Just like his tee shot at the 12th hole in the final round of the Masters, which splashed into Rae’s Creek and resulted in a triple bogey, you have to wonder if Smith’s double bogey on No. 13 on Saturday might have cost him another chance at his first major victory.
Why he can win: In its 150-year history, The Open has produced some pretty unexpected champions, including Ian Baker-Finch (1991), Paul Lawrie (1999), Ben Curtis (2003) and Todd Hamilton (2004). Kim would certainly fit the bill, given his recent form and history in majors.
Give the South Korean player credit, though. He is imaginative and has some guts. On Saturday, he hit a fabulous flop shot from on the green on the Road Hole and saved par. He’s a three-time winner on tour, so it’s not like he has never won before.
Why he can’t win: It’s probably asking too much of Kim to put together a round that would take down the best players in the world.
Kim picked up his third PGA Tour victory at the American Express in January 2021, but he hasn’t done much this season. He has one top-10 finish in 24 starts, at the Sanderson Farms Championship in October, and had missed the cut in each of his past three starts. He has never had a top-10 in 22 major starts and had missed more cuts (11) than he had made (10).
Why he can win: Scheffler is the No. 1-ranked player in the world and has won more than anyone else this season. He had never won on tour coming into 2021, but then he picked up four victories in six starts this spring, including the Masters. He tied for second in the U.S. Open.
Scheffler is even-keeled and seems unfazed by pressure. If he wins the Claret Jug, he’ll be the author of one of the greatest seasons in golf history. Only four other players have won five times in a single season, including the Masters and The Open: Ben Hogan in 1953, Arnold Palmer in 1962, Tom Watson in 1977 and Tiger Woods in 2005. That’s some elite company, and that’s how good Scheffler has been over the past five months.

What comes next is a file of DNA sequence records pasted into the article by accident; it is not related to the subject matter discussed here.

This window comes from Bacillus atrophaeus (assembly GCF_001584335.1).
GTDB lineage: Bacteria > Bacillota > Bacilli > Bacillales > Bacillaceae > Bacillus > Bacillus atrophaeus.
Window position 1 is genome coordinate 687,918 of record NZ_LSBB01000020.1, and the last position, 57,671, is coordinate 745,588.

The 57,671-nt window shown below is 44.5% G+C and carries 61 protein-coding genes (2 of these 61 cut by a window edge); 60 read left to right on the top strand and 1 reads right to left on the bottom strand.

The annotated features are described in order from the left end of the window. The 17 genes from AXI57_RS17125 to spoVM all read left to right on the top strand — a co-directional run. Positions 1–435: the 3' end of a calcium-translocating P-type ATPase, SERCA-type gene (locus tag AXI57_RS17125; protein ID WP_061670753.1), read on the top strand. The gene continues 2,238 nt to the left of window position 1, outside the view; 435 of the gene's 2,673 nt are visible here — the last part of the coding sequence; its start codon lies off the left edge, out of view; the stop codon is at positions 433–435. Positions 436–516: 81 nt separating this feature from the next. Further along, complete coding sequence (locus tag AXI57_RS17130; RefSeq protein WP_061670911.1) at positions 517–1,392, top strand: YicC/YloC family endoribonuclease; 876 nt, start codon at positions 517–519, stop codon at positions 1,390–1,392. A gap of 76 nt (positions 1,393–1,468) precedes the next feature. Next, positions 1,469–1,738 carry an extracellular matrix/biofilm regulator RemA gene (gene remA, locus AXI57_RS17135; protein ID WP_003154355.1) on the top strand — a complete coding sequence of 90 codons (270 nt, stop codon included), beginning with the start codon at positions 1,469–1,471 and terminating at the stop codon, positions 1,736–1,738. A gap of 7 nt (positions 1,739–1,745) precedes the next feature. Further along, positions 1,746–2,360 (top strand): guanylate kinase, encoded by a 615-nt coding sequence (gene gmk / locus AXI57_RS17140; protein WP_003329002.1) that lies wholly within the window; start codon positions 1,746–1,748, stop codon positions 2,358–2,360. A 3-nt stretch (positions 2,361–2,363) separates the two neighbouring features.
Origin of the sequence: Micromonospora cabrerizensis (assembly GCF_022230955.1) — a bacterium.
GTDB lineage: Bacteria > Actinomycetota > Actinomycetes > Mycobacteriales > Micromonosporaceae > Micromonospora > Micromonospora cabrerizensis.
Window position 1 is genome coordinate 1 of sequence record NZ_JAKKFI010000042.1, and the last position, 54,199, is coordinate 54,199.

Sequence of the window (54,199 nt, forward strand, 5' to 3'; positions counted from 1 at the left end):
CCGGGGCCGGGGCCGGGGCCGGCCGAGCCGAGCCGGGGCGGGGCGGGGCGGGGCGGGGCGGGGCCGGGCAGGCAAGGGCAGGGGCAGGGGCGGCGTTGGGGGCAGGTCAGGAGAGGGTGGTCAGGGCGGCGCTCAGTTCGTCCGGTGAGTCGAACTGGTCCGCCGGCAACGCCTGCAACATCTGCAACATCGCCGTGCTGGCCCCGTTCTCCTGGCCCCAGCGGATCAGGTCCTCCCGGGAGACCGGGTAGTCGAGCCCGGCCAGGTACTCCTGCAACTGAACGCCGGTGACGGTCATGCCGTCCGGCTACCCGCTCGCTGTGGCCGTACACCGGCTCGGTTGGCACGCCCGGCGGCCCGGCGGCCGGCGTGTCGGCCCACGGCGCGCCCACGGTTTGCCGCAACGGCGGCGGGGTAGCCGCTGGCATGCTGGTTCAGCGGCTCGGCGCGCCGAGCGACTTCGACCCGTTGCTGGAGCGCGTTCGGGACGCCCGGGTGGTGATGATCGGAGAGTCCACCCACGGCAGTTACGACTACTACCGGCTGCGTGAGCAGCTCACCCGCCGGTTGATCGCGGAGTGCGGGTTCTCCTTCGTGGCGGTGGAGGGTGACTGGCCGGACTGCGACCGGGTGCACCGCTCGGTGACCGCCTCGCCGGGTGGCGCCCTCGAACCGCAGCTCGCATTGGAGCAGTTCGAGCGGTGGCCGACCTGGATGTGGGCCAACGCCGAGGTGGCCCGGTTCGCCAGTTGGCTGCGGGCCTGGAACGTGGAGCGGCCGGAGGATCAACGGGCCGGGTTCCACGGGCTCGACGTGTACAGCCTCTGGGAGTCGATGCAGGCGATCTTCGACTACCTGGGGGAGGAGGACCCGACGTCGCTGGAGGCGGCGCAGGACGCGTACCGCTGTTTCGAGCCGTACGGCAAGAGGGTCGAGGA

Why he won’t win: Is Scheffler too far back? The biggest Open 54-hole comeback came in 1999, when Lawrie rallied from a 10-shot deficit. Unfortunately for Scheffler, Jean van de Velde isn’t ahead of him on the scoreboard. Padraig Harrington and Ernie Els came back from 6 shots back in 2007 and 2012, respectively.
“Guys are pretty good at golf,” Scheffler said. “There’s a lot of talent out here and I’m hanging in there. Outside of a few putts going in [Saturday], I could have been a lot closer to the lead, but that’s how it goes. I hit a lot of good putts out there. They’re just dodging the cup. But looks like I’ll probably be about 6 shots back going into [Sunday]. Never know what can happen.”
Why he can win: DJ is one of the best players in the world and has won 24 times on tour, including two majors. How much talent does he have? On Sunday, Johnson skulled his tee shot on No. 18, one of the most famous holes in golf, but still somehow made birdie. He got as low as 12 under after 12 holes in the third round but made too many mistakes down the stretch. Still, he has the talent to come back if the leaders falter on Sunday.
Why he won’t win: There are 72 holes in The Open.